Record home losses in state
The price tag for the nation’s housing crisis escalated again with reports Tuesday that a record number of Californians lost their homes to foreclosure in the last three months and that a potential bailout of mortgage giants Fannie Mae and Freddie Mac could reach $25 billion.
The figures were released as the House prepared to vote as early as today on legislation aimed at staving off foreclosures, stimulating the troubled housing market and providing a government backstop to Fannie Mae and Freddie Mac.
Rep. Loretta Sanchez (D-Garden Grove) said the new California foreclosure numbers were “alarming,” and point to the need for rapid approval of the legislation.
Foreclosures statewide jumped 33.5% in the three months ended June 30, compared with the same period last year, DataQuick Information Systems reported. The 63,061 homes taken back by lenders were the most for a three-month period since the firm began tracking this data in 1992.
The latest figures contained one surprise: defaults -- the first step toward foreclosure -- rose by just 6.6% in the second quarter, down from a 39% spike the previous period.
DataQuick President John Walsh said the reason was not immediately clear. Foreclosures may be “nearing a plateau,” he said, but it could also mean that lenders are “swamped and can’t handle processing any paperwork.”
Sean O’Toole, founder of the data tracking firm ForeclosureRadar, thinks the leveling off may mean that defaults on subprime mortgages -- loans made to poorly qualified buyers -- are nearing a peak.
But the housing market still could face a new wave of defaults from other loans that will adjust to higher rates, including pay-option adjustable-rate mortgages and so-called Alt-A loans, which are a step between subprime and high-quality prime loans.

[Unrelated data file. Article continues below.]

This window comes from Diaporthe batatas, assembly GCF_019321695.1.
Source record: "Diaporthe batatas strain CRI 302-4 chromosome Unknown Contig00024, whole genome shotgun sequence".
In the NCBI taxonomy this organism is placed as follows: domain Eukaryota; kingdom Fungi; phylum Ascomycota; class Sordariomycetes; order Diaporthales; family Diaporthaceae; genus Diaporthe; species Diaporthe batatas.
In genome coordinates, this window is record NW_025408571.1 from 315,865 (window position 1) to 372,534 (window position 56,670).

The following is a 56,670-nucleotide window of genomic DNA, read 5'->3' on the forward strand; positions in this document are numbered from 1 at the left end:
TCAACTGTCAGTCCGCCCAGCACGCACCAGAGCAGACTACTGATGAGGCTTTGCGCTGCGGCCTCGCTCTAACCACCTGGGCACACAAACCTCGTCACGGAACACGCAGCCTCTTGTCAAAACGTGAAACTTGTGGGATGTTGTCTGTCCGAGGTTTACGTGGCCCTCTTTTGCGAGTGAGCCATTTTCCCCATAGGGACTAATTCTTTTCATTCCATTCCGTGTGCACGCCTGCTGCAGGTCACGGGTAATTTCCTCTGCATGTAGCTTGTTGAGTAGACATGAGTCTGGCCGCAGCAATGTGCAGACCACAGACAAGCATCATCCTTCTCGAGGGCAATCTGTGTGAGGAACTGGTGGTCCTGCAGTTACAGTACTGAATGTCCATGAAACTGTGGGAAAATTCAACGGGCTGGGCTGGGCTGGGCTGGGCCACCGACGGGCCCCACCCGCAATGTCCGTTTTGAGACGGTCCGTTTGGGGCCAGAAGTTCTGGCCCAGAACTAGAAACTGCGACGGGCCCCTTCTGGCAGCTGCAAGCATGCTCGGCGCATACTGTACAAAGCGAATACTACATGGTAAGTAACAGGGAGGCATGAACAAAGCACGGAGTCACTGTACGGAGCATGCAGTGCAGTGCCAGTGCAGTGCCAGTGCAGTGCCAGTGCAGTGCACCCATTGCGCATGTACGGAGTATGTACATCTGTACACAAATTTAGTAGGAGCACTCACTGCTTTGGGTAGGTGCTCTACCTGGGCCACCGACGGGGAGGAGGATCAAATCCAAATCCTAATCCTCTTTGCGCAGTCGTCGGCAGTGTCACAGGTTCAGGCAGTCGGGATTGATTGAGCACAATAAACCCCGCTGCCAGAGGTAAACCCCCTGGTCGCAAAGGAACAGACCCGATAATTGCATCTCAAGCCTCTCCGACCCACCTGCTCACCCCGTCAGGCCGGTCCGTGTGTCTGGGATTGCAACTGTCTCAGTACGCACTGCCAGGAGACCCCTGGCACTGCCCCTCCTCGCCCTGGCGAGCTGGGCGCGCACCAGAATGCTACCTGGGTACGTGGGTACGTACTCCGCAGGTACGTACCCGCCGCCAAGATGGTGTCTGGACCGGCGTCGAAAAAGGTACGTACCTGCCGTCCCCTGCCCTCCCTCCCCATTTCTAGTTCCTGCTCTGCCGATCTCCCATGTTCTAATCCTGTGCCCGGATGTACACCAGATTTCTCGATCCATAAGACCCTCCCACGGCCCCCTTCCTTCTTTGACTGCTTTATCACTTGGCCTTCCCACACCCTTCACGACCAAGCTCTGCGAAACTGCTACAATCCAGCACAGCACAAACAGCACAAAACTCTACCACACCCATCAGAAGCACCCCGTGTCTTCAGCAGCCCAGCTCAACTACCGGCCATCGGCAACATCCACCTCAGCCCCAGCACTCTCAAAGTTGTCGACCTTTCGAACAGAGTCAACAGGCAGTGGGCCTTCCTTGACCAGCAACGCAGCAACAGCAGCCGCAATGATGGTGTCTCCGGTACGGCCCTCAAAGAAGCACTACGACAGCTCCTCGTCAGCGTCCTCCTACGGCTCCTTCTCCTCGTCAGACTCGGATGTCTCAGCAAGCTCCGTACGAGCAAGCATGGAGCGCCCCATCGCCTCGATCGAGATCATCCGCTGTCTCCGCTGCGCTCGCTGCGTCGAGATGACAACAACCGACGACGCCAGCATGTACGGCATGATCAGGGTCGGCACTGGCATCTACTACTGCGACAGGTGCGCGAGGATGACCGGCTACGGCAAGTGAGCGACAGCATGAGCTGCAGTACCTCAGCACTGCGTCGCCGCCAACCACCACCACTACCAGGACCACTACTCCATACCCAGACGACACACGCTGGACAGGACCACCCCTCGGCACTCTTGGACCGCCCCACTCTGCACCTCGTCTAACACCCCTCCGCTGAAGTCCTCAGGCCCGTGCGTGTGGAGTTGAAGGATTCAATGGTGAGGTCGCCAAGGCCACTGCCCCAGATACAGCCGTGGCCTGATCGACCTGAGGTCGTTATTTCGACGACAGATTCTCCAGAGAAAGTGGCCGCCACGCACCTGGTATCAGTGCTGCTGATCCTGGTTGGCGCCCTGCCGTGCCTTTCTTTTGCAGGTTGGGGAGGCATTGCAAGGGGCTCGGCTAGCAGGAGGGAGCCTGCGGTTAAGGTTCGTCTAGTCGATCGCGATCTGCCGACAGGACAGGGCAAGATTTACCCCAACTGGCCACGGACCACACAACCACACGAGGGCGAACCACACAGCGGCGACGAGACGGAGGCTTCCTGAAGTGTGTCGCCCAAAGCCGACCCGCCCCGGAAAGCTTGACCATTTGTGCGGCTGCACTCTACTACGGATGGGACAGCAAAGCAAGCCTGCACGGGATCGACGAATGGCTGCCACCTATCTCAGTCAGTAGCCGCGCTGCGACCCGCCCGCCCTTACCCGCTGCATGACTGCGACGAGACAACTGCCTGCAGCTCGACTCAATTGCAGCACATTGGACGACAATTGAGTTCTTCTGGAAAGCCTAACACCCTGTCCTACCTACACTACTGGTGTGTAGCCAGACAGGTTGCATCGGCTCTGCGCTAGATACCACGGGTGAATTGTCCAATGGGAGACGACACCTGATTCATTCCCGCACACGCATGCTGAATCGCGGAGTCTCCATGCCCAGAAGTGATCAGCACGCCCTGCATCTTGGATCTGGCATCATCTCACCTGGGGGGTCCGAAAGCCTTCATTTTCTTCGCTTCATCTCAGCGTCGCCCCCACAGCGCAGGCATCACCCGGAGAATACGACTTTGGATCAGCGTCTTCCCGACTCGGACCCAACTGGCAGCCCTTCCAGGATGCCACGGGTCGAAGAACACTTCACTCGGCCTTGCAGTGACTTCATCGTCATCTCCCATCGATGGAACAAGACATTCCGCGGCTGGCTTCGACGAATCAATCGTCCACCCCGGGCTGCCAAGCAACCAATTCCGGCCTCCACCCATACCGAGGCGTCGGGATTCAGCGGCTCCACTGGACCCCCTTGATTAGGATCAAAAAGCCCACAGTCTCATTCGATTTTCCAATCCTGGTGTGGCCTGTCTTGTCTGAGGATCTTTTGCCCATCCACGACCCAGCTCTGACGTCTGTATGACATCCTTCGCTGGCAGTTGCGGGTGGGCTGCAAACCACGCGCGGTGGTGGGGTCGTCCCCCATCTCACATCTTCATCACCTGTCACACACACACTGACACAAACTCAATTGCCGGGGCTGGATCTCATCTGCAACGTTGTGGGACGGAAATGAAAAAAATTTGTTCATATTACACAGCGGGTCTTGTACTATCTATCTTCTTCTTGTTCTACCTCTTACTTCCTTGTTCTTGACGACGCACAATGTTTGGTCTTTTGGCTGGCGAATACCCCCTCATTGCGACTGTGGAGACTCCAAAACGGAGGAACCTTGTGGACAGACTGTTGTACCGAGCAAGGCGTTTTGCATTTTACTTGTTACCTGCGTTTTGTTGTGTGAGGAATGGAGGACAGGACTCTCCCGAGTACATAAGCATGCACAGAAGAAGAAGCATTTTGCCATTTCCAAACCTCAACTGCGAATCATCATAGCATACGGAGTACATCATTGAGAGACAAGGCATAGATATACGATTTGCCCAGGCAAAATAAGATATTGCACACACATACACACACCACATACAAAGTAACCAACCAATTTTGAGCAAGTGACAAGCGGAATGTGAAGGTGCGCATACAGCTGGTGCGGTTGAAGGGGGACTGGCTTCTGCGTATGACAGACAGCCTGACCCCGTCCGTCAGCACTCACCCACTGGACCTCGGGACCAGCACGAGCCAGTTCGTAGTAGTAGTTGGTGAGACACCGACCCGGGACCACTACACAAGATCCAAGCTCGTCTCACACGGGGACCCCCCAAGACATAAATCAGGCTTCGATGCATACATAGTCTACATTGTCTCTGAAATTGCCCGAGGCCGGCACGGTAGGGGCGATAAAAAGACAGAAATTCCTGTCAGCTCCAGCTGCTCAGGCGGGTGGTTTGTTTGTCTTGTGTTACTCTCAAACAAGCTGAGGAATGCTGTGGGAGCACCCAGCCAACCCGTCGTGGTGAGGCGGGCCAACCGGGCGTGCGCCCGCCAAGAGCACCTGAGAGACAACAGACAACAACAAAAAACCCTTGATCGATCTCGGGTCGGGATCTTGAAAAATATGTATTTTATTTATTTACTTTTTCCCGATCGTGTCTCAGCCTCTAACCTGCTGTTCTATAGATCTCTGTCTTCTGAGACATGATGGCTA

“Most resets on those products are still in front of us,” O’Toole said.
UCLA economist Edward Leamer agreed that the default rate on Alt-A loans, a specialty of failed Pasadena lender IndyMac Bank, could be pivotal.
“The big uncertainty is what happens when all those Alt-A’s reset,” he said. Those mortgages were also more prevalent in higher-priced housing markets, he noted, where there have been fewer foreclosures.
O’Toole said that even if foreclosures do level off, it probably will take years for the market to absorb all the homes that are being resold by lenders at steep discounts.
So far, most foreclosures have been in outlying areas that attracted first-time home buyers. But repossessions are on the rise in more established neighborhoods, including affluent communities.
Malibu and Beverly Hills had one foreclosure each in the second quarter of 2007. This year, Malibu had eight and Beverly Hills had seven, according to DataQuick.
There were 26 foreclosures in Newport Beach and Newport Coast combined for the second quarter this year, up from 10 a year ago.
Although these numbers are relatively small, Leamer said, the slump hitting the broader market will drag down values just about everywhere, in part because depressed prices discourage homeowners from selling and trading up.
“Prices are not going to recover soon, that’s for sure,” Leamer said.
In Washington, meanwhile, lawmakers put the finishing touches on housing relief legislation that would give the Treasury Department the go-ahead to increase its line of credit to Freddie Mac and Fannie Mae and buy stock in the companies, if necessary.